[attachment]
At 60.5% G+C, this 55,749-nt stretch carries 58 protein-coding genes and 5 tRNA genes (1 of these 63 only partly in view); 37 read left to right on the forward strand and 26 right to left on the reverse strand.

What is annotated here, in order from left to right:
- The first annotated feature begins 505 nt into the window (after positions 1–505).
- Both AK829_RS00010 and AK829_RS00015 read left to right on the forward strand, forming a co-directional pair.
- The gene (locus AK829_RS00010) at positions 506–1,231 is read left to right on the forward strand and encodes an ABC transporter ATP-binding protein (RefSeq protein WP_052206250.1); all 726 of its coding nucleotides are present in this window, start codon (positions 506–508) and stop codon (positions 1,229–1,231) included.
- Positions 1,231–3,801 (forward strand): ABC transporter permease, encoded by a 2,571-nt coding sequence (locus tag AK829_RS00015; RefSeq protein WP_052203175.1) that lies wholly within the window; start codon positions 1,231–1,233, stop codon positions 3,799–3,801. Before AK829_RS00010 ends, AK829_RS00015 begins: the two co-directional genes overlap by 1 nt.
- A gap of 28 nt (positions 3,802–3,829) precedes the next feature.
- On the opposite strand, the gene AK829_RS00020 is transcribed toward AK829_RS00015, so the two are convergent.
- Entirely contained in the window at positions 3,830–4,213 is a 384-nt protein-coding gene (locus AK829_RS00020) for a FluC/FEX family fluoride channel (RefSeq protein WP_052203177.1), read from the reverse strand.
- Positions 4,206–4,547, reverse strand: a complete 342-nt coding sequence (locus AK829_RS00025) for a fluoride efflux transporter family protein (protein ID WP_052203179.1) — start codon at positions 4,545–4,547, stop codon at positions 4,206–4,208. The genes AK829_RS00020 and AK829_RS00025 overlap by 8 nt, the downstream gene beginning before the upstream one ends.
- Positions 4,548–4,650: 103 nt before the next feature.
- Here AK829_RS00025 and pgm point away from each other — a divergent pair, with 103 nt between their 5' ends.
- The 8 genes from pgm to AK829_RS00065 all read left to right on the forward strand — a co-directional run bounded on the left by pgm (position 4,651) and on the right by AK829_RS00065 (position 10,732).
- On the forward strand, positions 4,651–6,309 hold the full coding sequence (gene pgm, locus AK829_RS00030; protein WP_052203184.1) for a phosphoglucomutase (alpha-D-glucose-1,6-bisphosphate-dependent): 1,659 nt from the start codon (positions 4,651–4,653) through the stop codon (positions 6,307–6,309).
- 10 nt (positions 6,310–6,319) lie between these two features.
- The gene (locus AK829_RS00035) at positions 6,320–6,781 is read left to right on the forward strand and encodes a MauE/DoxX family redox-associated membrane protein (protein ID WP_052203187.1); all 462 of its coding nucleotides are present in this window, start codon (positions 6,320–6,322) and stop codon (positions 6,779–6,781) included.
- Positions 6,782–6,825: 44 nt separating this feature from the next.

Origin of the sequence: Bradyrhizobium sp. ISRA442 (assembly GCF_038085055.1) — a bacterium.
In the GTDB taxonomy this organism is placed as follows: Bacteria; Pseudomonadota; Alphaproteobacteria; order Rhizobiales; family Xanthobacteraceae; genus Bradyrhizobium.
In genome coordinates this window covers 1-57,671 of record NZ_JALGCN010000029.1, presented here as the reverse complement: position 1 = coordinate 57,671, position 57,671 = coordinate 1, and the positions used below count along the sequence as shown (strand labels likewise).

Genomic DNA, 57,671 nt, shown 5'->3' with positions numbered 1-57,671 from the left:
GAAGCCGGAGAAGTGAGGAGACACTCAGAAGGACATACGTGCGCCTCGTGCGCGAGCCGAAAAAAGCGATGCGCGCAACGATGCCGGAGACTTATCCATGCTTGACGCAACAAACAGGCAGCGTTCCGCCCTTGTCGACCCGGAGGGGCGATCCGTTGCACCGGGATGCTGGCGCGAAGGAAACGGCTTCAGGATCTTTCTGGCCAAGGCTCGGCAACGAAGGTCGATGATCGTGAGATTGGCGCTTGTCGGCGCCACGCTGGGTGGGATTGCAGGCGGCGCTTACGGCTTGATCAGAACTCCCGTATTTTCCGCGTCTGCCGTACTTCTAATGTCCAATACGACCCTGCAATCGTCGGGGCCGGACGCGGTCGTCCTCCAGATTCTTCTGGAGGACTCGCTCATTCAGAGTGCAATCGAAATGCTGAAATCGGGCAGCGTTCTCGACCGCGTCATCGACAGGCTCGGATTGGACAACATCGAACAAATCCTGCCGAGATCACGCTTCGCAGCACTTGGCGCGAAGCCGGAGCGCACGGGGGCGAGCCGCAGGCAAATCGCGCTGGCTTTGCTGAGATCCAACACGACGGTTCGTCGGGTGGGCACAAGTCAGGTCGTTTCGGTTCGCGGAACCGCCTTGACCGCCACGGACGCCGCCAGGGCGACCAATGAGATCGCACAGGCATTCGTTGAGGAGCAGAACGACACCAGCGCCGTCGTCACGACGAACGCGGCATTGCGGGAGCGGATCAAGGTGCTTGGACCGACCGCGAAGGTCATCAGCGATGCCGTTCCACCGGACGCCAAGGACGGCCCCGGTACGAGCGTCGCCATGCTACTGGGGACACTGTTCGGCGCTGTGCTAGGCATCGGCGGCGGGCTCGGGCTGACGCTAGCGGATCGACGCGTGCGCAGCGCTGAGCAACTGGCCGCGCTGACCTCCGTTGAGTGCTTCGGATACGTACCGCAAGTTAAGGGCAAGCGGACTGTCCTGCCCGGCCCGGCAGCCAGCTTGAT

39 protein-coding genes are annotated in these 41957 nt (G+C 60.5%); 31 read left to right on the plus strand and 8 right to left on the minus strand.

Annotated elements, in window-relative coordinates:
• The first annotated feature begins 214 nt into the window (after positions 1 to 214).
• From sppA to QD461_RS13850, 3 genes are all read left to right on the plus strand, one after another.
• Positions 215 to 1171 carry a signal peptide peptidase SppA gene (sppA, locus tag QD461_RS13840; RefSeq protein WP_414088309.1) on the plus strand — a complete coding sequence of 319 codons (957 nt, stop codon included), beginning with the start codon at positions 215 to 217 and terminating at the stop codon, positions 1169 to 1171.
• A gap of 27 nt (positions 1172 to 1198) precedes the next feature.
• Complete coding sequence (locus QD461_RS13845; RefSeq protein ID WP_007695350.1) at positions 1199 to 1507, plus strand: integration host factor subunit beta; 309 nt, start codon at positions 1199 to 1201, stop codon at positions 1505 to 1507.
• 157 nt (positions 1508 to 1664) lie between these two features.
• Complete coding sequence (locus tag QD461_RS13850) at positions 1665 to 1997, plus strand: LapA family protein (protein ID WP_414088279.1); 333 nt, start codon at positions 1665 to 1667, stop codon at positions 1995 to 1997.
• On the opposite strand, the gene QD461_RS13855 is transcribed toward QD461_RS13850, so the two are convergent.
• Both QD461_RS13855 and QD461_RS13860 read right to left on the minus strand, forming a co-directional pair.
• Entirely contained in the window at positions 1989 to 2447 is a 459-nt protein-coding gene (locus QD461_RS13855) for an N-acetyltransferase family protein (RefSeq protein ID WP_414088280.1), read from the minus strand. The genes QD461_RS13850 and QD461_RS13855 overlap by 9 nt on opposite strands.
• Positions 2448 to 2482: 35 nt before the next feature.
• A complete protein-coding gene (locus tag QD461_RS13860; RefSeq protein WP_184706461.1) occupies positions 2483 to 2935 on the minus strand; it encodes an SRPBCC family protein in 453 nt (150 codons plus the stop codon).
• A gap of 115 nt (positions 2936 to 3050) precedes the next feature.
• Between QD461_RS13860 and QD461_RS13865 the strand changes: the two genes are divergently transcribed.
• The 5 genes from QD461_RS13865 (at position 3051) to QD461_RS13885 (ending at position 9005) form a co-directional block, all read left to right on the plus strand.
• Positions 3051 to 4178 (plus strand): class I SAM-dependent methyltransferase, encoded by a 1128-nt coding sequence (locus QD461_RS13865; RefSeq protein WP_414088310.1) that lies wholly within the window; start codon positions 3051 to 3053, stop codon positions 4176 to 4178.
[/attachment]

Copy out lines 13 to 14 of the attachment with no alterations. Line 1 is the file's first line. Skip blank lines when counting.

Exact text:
- The 8 genes from pgm to AK829_RS00065 all read left to right on the forward strand — a co-directional run bounded on the left by pgm (position 4,651) and on the right by AK829_RS00065 (position 10,732).
- On the forward strand, positions 4,651–6,309 hold the full coding sequence (gene pgm, locus AK829_RS00030; protein WP_052203184.1) for a phosphoglucomutase (alpha-D-glucose-1,6-bisphosphate-dependent): 1,659 nt from the start codon (positions 4,651–4,653) through the stop codon (positions 6,307–6,309).